Not only has the size of deals done through crowdfunding increased, but looser regulations may allow these platforms to draw from an even bigger pool of non-traditional investors. Last fall, the SEC implemented a new rule to Title III of the JOBS Act that now allow for non-accredited investors to participate in equity crowdfunding as well. It may be just a matter of time before this is allowed on the debt side too.
Some in the real estate industry fear that allowing non-accredited investors to use crowdfunding platforms is too risky due to their smaller incomes and informational disadvantage. Clinton says his company has no intention of taking money from non-accredited investors anytime soon.
“We don’t want to feel like we are taking money from people who don’t know about investing in real estate,” he says.
Allen Shayanfekr is co-founder and principal of another CRE crowdfunding newcomer Sharestates. Like Clinton, he left his job in real estate law to start a platform expressly committed to opening up access to CRE investments, both equity and debt. Growing up in an immigrant family and seeing real estate that he never thought he would own motivated him to create a model for those outside the insular world of commercial real estate finance.
Sharestates requires a minimum $1,000 investment but has also been one of the only crowdfunding platforms to take money from non-accredited individuals.
“We are trying to keep it as accessible as we can, but that might not be possible,” says Shayanfekr.
Both Clinton and Shayanfekr argue that crowdfunding platforms are more transparent and less vulnerable to market volatility than public REITs, as well as being the only other way for a novice real estate investor to get involved in the market.
Clinton says another perk is avoiding the broker fee: “Brokers on traditional deals get a huge payload to push investors into deals they may not be able to afford, but when you compare that to us or people in our industry it’s light years away from what we charge.”
Both men say that crowdfunding allows a small investor to know exactly the property being invested in, while a REIT pools the investor’s money so that it’s impossible to see. But the most meaningful difference between crowdfunding and REITs, he argues, is that crowdfunding makes investments less subject to REITs’ stock market-like volatility – especially that of public REITs.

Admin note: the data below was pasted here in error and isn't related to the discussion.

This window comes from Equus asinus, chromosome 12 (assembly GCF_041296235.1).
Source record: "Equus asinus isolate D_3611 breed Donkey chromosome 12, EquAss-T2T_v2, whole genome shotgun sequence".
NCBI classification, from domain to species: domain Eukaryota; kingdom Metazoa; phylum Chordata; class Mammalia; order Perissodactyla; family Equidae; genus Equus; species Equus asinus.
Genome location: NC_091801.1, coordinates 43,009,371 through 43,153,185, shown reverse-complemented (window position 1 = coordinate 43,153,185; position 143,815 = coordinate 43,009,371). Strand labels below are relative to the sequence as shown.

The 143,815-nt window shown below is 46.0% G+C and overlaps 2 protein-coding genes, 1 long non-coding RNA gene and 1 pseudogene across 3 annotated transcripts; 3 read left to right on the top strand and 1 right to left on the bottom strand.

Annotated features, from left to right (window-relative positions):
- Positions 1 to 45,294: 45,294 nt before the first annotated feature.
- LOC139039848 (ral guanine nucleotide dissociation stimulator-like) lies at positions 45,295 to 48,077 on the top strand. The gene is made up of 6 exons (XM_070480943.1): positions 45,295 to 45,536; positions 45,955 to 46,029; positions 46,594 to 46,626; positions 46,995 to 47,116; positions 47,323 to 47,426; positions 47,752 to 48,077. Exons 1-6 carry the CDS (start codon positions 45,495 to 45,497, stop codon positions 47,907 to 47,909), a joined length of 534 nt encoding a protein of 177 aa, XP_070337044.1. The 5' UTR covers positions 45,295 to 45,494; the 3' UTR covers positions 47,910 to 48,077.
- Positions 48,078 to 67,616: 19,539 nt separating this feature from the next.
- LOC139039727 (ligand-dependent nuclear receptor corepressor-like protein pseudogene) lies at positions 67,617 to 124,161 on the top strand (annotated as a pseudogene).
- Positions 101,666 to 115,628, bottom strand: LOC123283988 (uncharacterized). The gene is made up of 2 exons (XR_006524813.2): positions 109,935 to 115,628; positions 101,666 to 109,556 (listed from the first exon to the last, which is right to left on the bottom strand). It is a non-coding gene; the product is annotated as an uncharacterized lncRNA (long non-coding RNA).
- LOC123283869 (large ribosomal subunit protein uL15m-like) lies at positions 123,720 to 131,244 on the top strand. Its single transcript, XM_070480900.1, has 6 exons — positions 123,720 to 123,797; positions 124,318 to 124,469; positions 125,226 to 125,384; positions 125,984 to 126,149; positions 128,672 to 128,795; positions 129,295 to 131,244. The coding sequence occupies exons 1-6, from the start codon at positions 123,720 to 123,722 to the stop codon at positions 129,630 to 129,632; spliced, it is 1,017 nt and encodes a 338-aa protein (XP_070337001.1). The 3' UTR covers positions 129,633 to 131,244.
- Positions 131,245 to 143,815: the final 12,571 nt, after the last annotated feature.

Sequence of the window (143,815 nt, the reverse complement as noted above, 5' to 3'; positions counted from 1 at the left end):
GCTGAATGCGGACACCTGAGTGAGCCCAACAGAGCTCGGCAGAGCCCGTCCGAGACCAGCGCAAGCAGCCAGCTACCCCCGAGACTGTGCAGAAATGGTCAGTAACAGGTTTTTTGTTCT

Shayanfekr agrees: “In a good chunk of REITs, you are buying a stock at the end of the day, which means that you are subject to the volatility of the market, while investors want strong steady growth of a real estate asset.”
He adds that the other issue in REITs is that the going rate of return is 8 percent, while his platform offers 10-12 percent net returns, which is typical for the crowdfunding space.
But Joseph Pagliari, real estate professor at the University of Chicago business school and former consultant for Blackrock, isn’t buying that argument.
“The argument of volatility of public REITs is a bit of ‘straw man’ argument,” says Pagliari, arguing that although public REITs are subject to stock market volatility they generally perform well over the long-term.
REITs are a proven mode of investment, he says. They offer a diversified portfolio of properties with experienced management teams, a strong balance sheet, SEC reporting and Wall Street analysis for maximum liquidity. Crowdfunding does not.
That said, crowdfunding could create a market niche as a potentially viable alternative for smaller deals that large institutional investors shy away from, since a $10 million deal and a $100 million deal typically require just as much work, Pagliari says.
Clinton says there’s a perception that crowdfunded money is ‘dumb money,’ but that it isn’t so.
Admittedly, non-accredited investment may be dangerous, due to the potential risk of lost profit and abuse, he says. But a safer way to grow could be to add institutional investments into the mix alongside accredited investors to increase deal flow.
He adds that while many of the hundred or so crowdfunding sites are doing a good job, there’s going to be many who will act irresponsibly.
“There always will be people who try to sell snake oil,” he says.